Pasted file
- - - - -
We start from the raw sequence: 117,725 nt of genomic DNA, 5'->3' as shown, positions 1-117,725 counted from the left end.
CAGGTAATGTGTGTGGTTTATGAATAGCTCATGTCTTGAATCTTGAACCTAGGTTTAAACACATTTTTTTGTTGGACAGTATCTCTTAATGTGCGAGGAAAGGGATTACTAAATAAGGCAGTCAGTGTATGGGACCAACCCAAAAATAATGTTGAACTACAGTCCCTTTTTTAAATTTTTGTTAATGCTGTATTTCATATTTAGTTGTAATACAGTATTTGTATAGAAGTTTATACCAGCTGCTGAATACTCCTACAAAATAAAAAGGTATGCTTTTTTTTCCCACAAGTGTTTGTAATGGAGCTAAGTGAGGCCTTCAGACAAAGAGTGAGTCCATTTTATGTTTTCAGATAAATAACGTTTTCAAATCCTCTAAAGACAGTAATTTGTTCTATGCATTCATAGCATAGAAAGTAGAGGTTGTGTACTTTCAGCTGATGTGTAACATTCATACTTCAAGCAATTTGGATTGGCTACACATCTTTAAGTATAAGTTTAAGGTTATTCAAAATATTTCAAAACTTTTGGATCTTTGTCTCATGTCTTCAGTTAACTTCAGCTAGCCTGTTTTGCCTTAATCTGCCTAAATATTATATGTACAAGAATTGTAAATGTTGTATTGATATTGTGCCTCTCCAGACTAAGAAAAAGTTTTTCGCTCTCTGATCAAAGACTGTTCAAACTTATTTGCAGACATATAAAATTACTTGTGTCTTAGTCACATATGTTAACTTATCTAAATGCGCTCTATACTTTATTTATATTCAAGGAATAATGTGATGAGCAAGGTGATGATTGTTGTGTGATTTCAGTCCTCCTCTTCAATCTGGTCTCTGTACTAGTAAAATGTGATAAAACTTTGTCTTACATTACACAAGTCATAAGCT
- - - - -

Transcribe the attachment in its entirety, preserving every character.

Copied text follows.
We start from the raw sequence: 117,725 nt of genomic DNA, 5'->3' as shown, positions 1-117,725 counted from the left end.
CAGGTAATGTGTGTGGTTTATGAATAGCTCATGTCTTGAATCTTGAACCTAGGTTTAAACACATTTTTTTGTTGGACAGTATCTCTTAATGTGCGAGGAAAGGGATTACTAAATAAGGCAGTCAGTGTATGGGACCAACCCAAAAATAATGTTGAACTACAGTCCCTTTTTTAAATTTTTGTTAATGCTGTATTTCATATTTAGTTGTAATACAGTATTTGTATAGAAGTTTATACCAGCTGCTGAATACTCCTACAAAATAAAAAGGTATGCTTTTTTTTCCCACAAGTGTTTGTAATGGAGCTAAGTGAGGCCTTCAGACAAAGAGTGAGTCCATTTTATGTTTTCAGATAAATAACGTTTTCAAATCCTCTAAAGACAGTAATTTGTTCTATGCATTCATAGCATAGAAAGTAGAGGTTGTGTACTTTCAGCTGATGTGTAACATTCATACTTCAAGCAATTTGGATTGGCTACACATCTTTAAGTATAAGTTTAAGGTTATTCAAAATATTTCAAAACTTTTGGATCTTTGTCTCATGTCTTCAGTTAACTTCAGCTAGCCTGTTTTGCCTTAATCTGCCTAAATATTATATGTACAAGAATTGTAAATGTTGTATTGATATTGTGCCTCTCCAGACTAAGAAAAAGTTTTTCGCTCTCTGATCAAAGACTGTTCAAACTTATTTGCAGACATATAAAATTACTTGTGTCTTAGTCACATATGTTAACTTATCTAAATGCGCTCTATACTTTATTTATATTCAAGGAATAATGTGATGAGCAAGGTGATGATTGTTGTGTGATTTCAGTCCTCCTCTTCAATCTGGTCTCTGTACTAGTAAAATGTGATAAAACTTTGTCTTACATTACACAAGTCATAAGCT